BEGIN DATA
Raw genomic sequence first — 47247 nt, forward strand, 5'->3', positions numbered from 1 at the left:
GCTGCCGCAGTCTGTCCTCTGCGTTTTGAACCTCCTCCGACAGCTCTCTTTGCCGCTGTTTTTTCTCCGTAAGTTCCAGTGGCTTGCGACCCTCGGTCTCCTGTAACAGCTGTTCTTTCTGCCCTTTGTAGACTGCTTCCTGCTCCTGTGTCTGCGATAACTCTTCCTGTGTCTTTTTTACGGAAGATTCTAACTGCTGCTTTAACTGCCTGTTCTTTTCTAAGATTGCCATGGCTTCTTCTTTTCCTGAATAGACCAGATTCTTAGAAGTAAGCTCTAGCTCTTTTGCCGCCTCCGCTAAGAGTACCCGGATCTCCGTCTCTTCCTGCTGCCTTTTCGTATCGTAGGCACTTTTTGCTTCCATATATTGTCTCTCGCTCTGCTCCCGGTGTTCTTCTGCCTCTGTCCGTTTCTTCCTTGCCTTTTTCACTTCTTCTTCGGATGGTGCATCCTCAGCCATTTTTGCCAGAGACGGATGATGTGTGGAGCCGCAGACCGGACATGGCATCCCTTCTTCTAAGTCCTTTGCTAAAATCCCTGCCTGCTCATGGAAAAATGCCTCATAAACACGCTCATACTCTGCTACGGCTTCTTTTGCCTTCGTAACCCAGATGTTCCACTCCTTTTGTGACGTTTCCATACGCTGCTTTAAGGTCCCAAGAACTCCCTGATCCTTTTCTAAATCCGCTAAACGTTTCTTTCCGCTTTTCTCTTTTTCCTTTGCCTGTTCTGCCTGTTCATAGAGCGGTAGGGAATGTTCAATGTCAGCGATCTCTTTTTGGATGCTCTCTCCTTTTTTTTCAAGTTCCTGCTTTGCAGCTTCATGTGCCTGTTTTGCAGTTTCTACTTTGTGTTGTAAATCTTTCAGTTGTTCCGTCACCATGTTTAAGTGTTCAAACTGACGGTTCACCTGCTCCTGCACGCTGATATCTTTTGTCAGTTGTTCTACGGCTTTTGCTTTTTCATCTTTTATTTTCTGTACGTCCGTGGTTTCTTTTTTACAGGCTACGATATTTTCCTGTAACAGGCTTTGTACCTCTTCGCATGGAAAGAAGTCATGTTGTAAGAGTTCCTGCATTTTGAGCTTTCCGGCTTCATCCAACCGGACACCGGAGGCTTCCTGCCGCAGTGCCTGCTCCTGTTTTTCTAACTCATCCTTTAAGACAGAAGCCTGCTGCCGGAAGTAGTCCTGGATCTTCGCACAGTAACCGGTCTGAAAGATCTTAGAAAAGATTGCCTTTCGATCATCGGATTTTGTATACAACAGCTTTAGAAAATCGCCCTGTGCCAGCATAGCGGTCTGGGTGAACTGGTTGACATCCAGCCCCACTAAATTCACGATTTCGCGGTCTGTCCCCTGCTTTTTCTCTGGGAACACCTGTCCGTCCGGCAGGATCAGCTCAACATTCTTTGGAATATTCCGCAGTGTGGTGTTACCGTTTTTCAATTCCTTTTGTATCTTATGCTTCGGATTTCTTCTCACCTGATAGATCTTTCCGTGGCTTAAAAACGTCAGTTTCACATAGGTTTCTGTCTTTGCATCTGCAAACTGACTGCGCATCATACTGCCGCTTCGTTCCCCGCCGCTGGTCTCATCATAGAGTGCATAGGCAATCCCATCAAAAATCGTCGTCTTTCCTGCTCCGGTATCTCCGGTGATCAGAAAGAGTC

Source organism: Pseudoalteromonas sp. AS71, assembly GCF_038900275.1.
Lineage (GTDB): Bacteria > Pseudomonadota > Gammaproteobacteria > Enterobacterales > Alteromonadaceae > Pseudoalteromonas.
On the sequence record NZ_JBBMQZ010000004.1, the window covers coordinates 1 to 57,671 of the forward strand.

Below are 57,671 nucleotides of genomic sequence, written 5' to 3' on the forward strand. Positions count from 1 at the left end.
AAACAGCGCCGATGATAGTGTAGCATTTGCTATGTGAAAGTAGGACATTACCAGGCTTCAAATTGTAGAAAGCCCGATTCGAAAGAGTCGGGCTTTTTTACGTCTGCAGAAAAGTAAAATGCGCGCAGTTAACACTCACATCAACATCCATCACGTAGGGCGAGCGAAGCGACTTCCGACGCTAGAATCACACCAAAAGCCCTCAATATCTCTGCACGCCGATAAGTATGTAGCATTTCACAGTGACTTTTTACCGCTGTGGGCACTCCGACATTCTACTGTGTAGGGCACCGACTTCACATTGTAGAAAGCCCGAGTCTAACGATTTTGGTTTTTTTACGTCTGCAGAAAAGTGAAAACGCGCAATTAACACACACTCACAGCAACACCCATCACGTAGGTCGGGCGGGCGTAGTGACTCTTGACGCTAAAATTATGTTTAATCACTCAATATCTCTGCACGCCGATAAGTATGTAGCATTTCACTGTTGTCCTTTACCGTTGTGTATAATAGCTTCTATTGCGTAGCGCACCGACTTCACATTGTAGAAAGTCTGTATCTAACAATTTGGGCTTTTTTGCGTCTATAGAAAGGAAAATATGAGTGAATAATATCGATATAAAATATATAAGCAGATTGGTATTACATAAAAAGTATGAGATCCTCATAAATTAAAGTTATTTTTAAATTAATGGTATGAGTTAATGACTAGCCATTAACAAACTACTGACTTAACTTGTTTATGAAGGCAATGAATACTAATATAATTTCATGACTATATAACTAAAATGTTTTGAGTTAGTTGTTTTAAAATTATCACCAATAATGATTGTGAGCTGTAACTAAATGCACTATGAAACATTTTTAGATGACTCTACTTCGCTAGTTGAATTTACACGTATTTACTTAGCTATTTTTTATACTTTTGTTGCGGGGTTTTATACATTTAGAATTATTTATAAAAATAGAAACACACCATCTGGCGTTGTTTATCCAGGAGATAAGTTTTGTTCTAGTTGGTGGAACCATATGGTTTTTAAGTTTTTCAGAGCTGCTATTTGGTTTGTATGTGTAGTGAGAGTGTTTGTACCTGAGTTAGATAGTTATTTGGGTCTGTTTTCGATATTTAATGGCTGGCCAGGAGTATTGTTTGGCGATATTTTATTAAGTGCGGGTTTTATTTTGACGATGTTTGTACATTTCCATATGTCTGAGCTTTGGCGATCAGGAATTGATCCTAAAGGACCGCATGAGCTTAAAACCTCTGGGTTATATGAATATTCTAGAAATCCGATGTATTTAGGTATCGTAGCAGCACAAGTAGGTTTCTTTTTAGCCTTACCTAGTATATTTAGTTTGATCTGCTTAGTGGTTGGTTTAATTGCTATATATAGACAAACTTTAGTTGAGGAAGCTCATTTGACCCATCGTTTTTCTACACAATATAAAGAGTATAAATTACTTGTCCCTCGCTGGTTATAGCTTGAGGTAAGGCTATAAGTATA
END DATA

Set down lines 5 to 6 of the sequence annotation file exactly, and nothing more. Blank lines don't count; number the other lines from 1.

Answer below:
On the sequence record NZ_JBBMQZ010000004.1, the window covers coordinates 1 to 57,671 of the forward strand.

Below are 57,671 nucleotides of genomic sequence, written 5' to 3' on the forward strand. Positions count from 1 at the left end.